Here’s just one of the things that is not that great about being a lady-person (you know, after patriarchy and low pay): every cycle, about 2 days into PMS, my self-esteem seems to go missing. She either takes a dramatic leap off a cliff, whining “you don’t loooooove meeeeee….” on the way down, or she goes to the quietest part of my inner cafe, crumples over the table and says, “No, don’t mind me…it’s okay, really.”
And not only do I suffer for that day or two, but so do my kids and my husband. He knows I’ll come out of it, but I am always sure I won’t. And I get less productive and more whiny. And I just feel…kinda useless.
Can you relate?
Here I am, the hormones lady, and I still have these problems. This is one of the sneaky aspects of peri-menopause, though- you think you got the right coping mechanism or vitamins to make the hormones harmonize and (wham!) the game changes. Also, I am constantly tweaking my supplements and vitamins and whatnot to get the right mix; experimenting on myself doesn’t always help!
Here’s the thing, though: this is not actually you, it’s your hormones. If you feel like a useless human being once a month, it’s your hormones. If you’re a raging bitch, a sleep-walking zombie, a sex goddess, a focused machine, fighting with your partner, or anything else at a pretty regular time in your cycle, it’s your hormones. I’m focusing on self-esteem today because when that takes a hit, everything else seems to go down the rabbit hole, too.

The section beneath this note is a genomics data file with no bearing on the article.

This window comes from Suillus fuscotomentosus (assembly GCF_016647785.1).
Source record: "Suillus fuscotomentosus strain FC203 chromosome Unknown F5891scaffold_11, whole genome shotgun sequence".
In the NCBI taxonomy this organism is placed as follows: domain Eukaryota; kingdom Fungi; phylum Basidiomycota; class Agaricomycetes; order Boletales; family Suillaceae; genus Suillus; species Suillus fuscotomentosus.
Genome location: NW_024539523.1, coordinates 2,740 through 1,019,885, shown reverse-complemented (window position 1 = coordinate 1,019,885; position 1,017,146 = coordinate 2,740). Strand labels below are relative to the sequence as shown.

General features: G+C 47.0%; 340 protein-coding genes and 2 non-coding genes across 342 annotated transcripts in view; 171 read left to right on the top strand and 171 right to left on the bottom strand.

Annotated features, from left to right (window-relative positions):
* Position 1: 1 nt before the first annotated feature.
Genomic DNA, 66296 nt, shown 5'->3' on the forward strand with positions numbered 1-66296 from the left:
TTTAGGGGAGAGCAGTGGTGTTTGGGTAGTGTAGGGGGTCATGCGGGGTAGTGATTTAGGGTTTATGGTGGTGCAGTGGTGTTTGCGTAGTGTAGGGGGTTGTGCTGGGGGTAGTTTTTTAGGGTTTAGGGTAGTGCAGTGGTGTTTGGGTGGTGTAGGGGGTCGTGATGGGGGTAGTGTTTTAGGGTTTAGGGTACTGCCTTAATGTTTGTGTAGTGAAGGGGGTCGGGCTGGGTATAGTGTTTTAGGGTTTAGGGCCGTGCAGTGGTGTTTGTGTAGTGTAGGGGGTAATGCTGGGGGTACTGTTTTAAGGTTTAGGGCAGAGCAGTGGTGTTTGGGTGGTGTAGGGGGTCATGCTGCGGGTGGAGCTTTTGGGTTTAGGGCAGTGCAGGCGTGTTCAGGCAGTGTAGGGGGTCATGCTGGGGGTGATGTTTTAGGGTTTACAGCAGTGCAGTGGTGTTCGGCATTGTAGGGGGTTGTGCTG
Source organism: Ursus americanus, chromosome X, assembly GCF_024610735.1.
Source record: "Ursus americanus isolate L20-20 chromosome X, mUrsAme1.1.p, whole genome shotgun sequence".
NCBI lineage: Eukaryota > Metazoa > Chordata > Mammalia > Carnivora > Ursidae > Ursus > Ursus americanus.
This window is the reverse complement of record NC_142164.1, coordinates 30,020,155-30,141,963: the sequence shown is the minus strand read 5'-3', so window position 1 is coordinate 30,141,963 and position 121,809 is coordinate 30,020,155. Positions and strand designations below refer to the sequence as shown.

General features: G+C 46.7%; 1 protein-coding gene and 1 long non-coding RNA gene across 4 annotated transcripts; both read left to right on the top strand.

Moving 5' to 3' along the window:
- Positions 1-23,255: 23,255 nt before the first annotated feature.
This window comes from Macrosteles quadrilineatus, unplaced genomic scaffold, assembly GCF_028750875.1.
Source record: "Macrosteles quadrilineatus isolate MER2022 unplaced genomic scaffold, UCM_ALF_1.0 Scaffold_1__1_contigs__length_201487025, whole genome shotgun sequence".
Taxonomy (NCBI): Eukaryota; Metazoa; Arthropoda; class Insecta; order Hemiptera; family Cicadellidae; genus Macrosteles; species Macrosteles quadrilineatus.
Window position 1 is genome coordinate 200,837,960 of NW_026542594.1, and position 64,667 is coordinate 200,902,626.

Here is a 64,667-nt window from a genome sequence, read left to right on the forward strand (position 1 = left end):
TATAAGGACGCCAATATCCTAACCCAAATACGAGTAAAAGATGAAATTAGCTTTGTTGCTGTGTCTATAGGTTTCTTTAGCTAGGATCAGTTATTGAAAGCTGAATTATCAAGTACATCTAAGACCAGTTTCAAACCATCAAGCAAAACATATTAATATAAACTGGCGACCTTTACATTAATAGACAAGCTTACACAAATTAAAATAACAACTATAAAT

So, what makes this happen? It generally has to do with the loss of progesterone (as we head into our bleeding time) coupled with low levels of estrogen. And your brain is screaming, “WHERE ARE MY GOODIES???” It wouldn’t be a bad metaphor to say it’s like a fish out of water- our lady brain is not getting its most basic hormones and the software inside our head kind of goes haywire. We flop around, not feeling like ourselves at all.
What to do?
1. Make sure you have adequate nutritional supplies to make estrogen and progesterone. They need building blocks; make sure you get them.
2. Be gentle with yourself. If you know this happens on a pretty regular basis, you can begin to plan for it. At the least, you can make a pact with yourself that you won’t make big decisions when your hormones are making you feel like shit.
3. Look to other places in your life where you do have good self-esteem. Draw from or rely more heavily on those aspects of your personality when you’re feeling low. (Stick to what you’re good at for those couple of days.)
4. Let the emotions flow, in a safe space. Sometimes we need a good cry to clean the gunk out. Or a good cleaning of the house. What woks for you when you feel low? Do that. And try not to judge yourself in this phase, either.
I also want to remind all of us that yes, sometimes our hormones can do a number on us. But so can our relationships, work (co-workers!), and the society at large. Yes, if we’re looking at a ‘pretty-regular-monthly’ issue, it’s likely to be our hormones. But there are certainly larger factors at work – commercialism, capitalism – that keep us down and make us feel crappy about ourselves. The cool thing is: we can work on all of them, a little bit at a time.
And most of all, I want you to know: you’re good, just as you are. You’re smart and powerful and funny and we need you in this world- we need your particular gift to make the world a better place. Your hormones will just have to learn to accept that.